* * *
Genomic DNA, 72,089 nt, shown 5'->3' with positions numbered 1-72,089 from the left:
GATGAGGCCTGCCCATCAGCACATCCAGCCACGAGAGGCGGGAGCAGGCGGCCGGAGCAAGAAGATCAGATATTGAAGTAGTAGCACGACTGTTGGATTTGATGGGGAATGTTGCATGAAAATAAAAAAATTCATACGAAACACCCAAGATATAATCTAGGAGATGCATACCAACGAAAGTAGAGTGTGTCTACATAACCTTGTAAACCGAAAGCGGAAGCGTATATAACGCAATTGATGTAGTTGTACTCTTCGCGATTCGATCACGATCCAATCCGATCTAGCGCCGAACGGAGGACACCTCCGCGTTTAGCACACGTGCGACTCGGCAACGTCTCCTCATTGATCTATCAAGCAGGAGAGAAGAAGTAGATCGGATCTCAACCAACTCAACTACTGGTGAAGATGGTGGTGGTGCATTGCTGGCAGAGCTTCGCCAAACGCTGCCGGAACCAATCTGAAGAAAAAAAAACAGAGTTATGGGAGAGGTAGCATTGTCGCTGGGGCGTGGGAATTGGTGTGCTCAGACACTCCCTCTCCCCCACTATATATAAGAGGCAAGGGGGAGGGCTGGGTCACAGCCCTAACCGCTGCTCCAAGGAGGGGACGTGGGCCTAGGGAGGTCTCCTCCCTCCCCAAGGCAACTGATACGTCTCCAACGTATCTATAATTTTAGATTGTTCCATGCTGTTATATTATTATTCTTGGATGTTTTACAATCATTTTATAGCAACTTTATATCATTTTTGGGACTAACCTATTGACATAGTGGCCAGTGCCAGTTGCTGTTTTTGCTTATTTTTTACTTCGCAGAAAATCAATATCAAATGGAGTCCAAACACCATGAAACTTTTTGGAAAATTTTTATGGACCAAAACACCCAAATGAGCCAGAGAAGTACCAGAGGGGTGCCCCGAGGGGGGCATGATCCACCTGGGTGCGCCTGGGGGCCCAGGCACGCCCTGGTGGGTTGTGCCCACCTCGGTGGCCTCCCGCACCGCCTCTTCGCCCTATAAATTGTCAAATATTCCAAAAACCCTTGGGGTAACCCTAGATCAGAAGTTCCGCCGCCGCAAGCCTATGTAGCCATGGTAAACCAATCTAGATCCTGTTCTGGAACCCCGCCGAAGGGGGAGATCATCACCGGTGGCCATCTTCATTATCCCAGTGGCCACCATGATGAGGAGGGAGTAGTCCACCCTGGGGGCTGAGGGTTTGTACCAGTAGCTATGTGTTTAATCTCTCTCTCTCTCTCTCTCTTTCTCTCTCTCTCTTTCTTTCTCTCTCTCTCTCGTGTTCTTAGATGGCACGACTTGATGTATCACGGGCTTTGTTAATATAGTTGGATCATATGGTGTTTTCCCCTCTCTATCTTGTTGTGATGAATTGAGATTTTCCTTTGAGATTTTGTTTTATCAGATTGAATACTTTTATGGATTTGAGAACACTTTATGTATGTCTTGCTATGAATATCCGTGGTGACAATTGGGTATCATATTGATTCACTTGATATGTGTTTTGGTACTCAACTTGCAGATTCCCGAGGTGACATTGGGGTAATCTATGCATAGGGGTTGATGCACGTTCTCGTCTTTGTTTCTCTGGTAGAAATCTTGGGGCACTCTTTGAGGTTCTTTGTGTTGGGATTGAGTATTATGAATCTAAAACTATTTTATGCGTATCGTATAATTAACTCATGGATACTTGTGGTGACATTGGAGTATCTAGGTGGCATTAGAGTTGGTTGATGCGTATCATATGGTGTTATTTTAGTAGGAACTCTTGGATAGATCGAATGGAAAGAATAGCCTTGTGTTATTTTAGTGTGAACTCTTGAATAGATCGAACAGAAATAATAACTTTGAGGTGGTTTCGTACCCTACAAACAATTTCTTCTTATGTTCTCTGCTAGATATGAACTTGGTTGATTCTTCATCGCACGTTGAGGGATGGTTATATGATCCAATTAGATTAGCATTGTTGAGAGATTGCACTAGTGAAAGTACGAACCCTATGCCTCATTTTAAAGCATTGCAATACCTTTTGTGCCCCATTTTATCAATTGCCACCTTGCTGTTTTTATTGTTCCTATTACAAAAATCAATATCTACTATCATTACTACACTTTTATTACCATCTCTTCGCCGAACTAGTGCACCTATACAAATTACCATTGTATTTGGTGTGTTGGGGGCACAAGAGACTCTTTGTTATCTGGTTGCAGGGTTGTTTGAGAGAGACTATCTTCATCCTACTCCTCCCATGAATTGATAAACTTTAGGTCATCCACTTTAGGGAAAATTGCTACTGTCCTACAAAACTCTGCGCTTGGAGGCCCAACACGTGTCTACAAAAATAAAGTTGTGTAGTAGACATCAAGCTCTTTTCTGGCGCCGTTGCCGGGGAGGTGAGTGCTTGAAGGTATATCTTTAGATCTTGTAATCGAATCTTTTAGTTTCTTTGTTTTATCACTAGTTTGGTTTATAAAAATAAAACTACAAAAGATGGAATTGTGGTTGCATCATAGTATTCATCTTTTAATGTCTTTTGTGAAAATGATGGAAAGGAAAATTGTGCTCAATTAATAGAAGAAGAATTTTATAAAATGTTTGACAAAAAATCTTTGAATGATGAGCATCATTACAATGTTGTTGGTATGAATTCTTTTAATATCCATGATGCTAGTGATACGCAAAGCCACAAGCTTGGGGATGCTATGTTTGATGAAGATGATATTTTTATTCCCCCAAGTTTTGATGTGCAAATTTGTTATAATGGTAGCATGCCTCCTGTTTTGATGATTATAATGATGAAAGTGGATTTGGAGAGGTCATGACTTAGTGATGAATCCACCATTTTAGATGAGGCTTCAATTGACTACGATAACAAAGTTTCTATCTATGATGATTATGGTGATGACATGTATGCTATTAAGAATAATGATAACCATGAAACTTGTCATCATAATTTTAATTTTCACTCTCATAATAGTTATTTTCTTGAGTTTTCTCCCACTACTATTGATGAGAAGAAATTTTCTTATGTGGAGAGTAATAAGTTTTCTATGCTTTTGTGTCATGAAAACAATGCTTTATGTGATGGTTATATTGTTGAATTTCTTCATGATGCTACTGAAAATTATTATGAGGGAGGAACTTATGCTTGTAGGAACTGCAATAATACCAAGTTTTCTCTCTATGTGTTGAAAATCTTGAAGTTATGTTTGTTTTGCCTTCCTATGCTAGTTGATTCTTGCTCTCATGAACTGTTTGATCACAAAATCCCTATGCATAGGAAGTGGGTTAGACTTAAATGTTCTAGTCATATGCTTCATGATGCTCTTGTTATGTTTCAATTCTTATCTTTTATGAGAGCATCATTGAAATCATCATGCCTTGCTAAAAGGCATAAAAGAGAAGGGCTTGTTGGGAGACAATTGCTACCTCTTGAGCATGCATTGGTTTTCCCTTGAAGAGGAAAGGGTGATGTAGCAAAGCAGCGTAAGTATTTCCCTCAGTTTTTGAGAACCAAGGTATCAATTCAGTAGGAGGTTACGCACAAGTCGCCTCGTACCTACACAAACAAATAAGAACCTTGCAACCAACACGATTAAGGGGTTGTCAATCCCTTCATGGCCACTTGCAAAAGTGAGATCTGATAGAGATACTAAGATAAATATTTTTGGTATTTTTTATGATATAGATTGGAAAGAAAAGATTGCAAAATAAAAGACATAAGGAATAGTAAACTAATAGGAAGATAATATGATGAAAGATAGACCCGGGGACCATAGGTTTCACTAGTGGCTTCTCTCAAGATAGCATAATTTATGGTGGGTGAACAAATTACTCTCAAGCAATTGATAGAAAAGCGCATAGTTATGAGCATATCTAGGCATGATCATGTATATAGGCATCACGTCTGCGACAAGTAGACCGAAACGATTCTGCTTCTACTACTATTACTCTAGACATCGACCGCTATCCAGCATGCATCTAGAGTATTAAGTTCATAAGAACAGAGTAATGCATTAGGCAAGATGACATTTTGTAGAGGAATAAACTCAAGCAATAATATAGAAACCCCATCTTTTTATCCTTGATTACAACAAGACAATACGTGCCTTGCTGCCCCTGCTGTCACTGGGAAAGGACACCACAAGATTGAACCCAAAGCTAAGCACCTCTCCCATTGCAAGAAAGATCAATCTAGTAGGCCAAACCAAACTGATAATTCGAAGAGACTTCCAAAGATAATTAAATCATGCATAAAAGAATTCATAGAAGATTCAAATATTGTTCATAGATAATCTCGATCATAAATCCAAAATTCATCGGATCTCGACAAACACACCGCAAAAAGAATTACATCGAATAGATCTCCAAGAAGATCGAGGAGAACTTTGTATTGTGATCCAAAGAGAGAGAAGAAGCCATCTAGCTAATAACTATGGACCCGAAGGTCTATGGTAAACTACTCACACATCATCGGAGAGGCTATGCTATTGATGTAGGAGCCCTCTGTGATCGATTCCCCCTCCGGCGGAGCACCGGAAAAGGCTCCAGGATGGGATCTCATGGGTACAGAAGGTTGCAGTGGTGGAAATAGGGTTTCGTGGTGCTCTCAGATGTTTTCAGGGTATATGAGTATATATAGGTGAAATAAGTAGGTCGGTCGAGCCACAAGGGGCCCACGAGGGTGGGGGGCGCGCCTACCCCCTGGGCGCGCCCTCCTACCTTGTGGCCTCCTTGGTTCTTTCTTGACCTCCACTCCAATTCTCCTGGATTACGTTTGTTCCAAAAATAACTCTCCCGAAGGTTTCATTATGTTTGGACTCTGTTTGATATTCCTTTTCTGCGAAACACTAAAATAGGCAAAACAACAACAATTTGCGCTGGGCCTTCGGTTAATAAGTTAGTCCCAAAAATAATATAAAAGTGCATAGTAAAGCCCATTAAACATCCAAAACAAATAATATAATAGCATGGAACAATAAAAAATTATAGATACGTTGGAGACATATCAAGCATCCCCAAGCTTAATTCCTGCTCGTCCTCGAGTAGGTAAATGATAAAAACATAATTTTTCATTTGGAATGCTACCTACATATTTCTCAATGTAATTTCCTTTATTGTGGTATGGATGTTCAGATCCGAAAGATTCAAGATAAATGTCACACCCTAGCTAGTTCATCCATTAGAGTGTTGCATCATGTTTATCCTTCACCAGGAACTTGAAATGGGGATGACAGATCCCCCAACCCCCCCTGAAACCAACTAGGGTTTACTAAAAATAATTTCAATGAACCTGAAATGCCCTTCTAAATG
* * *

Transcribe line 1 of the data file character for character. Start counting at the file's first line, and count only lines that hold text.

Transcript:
Genomic DNA, 72,089 nt, shown 5'->3' with positions numbered 1-72,089 from the left: